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When May an Arizona Family Court Divide Community Property Unequally?

In the State of Arizona, the division of marital property during a divorce is governed by community property laws. Under the Arizona’s community property statutes, property acquired by either spouse during the marriage is generally presumed to be community property. Community property is subject to “equitable” division upon the dissolution of the marriage. A similar concept applies to debts as well, with a community debt also being divided equitably between the parties. Often, equitable division will mean equal division, but that is not always necessarily true as various situations may result in a court determining that an unequal division is warranted.


Arizona statute provides that “the court shall . . . divide the community, joint tenancy and other property held in common equitably, though not necessarily in kind . . . .” ARIZ. REV. STAT. ANN. § 25-318(A) (emphasis added). However, “[i]n dividing property, the court may consider all debts and obligations that are related to the property, including accrued or accruing taxes that would become due on the receipt, sale or other disposition of the property.” ARIZ. REV. STAT. ANN. § 25-318(B). “The court may also consider the exempt status of particular property . . . .” Id.


Section 25-318 clarifies that equitable division must be made with “without regard to marital misconduct.” § 25-318(B). However, the statute also states that it “does not prevent the court from considering all actual damages and judgments from conduct that resulted in criminal conviction of either spouse in which the other spouse or a child was the victim . . . .” ARIZ. REV. STAT. ANN. § 25-318(C). Additionally, the statute “does not prevent the court from considering . . . excessive or abnormal expenditures, destruction, concealment or fraudulent disposition of community, joint tenancy and other property held in common.” Id.


The court’s goal in dividing property equitably is to achieve a fair division of property, and the court has some discretion in making these determinations based on the specific circumstances of each separate case. See Toth v. Toth, 946 P.2d 900, 903 (Ariz. 1997). As the Arizona Supreme Court has noted, the Arizona legislature “contemplated that the trial court should not be bound by any per se rule of equality, but rather intended the court to have discretion to decide what is equitable in each case.” Id. In other words, in making an equitable division, Arizona courts are not limited to scenarios involving crime, waste, or fraud when making an unequal division of community property or debt. See id. at 903-04. So, while an equal division may be a starting point in dividing community property and debts, the court may deviate from an equal distribution if it finds that an unequal division is more appropriate given the circumstances. See id. at 903.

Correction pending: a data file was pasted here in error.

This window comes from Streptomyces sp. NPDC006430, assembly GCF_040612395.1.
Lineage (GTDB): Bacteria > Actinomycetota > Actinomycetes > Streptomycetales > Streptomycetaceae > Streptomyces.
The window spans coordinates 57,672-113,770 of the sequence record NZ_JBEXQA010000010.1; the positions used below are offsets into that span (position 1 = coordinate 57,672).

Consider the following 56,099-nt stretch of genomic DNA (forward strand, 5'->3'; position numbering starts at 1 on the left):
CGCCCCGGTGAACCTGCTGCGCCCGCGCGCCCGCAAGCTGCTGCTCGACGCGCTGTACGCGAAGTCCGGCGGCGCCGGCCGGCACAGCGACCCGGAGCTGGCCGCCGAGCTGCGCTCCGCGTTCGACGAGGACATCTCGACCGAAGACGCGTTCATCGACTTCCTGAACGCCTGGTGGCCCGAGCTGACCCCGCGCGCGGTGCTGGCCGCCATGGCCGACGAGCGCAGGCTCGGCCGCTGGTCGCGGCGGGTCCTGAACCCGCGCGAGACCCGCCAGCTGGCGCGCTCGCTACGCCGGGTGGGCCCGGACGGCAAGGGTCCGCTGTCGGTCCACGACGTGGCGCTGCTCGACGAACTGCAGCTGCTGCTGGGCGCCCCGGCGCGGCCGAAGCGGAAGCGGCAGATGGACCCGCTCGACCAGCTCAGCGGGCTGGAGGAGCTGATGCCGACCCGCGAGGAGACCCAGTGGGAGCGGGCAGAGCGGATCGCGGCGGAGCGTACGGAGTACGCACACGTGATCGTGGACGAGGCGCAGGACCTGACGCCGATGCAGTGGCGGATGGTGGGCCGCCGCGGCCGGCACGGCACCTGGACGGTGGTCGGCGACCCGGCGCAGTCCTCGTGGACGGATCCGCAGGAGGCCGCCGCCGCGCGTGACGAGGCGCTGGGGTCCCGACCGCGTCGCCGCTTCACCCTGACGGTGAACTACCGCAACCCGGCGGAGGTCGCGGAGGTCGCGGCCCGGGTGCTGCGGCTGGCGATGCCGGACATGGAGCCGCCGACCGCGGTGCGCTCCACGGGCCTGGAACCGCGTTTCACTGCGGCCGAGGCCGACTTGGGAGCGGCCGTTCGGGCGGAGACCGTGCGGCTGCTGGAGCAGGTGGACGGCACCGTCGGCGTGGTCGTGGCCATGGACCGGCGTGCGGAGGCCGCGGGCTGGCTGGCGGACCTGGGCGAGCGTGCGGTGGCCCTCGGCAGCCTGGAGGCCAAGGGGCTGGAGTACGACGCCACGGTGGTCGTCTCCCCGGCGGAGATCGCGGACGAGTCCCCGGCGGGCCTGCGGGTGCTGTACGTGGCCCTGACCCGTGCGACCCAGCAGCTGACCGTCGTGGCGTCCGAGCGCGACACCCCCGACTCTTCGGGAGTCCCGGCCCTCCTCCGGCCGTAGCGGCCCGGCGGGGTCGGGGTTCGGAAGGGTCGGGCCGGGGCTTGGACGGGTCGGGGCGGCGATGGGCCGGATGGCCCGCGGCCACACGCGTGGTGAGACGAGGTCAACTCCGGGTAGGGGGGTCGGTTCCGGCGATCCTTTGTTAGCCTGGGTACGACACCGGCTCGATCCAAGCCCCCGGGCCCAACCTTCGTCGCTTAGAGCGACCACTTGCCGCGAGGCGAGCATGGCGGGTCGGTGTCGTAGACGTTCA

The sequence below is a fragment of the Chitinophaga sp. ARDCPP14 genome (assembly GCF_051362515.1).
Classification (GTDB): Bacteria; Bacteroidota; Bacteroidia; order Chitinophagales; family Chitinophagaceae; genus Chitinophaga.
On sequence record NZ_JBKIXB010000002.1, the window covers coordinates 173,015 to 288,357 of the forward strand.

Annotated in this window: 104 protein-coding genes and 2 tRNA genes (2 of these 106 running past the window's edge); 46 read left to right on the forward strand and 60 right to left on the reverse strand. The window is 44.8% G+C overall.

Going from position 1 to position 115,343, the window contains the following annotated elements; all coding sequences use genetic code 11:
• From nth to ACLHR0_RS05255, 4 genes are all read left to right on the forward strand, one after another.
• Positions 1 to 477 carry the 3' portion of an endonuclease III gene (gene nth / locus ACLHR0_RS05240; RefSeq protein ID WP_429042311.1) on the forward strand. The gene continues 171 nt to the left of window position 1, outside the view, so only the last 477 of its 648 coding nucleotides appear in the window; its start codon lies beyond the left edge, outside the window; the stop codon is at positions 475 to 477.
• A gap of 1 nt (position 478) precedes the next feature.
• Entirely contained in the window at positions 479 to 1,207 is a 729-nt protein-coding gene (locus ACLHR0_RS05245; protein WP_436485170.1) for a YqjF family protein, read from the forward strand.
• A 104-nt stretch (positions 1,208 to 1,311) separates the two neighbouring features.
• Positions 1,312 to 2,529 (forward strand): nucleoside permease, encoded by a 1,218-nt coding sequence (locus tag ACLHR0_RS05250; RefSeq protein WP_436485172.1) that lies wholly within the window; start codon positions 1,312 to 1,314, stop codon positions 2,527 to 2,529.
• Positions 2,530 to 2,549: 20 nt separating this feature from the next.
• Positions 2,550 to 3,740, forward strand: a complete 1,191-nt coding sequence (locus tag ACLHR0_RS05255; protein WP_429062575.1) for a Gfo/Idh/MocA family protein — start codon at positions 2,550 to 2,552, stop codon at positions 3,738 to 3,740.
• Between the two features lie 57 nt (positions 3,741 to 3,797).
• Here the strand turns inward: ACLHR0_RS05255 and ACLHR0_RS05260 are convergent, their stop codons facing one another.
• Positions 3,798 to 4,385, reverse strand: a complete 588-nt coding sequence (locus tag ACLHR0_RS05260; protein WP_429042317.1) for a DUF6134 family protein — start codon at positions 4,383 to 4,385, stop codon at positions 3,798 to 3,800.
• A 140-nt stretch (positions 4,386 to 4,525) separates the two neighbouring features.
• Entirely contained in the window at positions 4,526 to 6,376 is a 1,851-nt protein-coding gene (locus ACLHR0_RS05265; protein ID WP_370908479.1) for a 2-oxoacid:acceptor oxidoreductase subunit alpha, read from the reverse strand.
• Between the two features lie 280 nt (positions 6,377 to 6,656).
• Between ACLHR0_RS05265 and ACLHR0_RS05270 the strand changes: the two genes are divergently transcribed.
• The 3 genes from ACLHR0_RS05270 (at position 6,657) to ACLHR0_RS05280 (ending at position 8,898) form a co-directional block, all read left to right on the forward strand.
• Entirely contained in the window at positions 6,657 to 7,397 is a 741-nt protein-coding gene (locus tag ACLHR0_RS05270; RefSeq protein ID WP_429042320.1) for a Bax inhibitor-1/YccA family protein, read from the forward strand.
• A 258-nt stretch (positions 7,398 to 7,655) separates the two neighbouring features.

For example, in Toth, the Arizona Supreme Court considered the ruling of a divorce case in which a trial court awarded unequal distribution of jointly owned property. See Toth, 946 P.2d at 900-04. The Toth Court began its analysis by determining that property owned in joint tenancy is treated like community property for purposes of the dissolution of a marriage. See id. at 901-03. Describing the short duration of the marriage and noting that specific piece of property at issue was purchased using only the husband’s sole and separate funds, the Toth Court upheld the trial court’s unequal division of property. See id. 903-04. The Toth Court reasoned that “[c]ommunity property rests on the assumption that the two spouses worked together to accumulate property for the community, each contributing in pecuniary or other ways.” Id. at 903. Given the duration of the marriage and lack of a pecuniary contribution by the wife, the Toth Court determined that the trial court had a sound reason for unequal distribution under the equitable division standards. See id. at 903-04.


If you are going through a divorce in the State of Arizona and have questions about the division of property, it is advisable to consult with an experienced family law attorney who can provide guidance based on the specifics of your situation and help you understand your rights and obligations. If you are in need of an Arizona attorney to help you with a family law case in the State of Arizona, contact Huffman-Shayeb Law, PLLC to schedule a consultation.


Disclaimer: This publication is for educational and informational purposes only, and represents Huffman-Shayeb Law, PLLC’s understanding of the present state of Arizona law. This publication does not constitute legal advice or counsel, and should not be construed as a comment on the merits of any particular case. It should be noted that the laws and requirements of the State of Arizona may change at any time and that this information may not be complete or correct.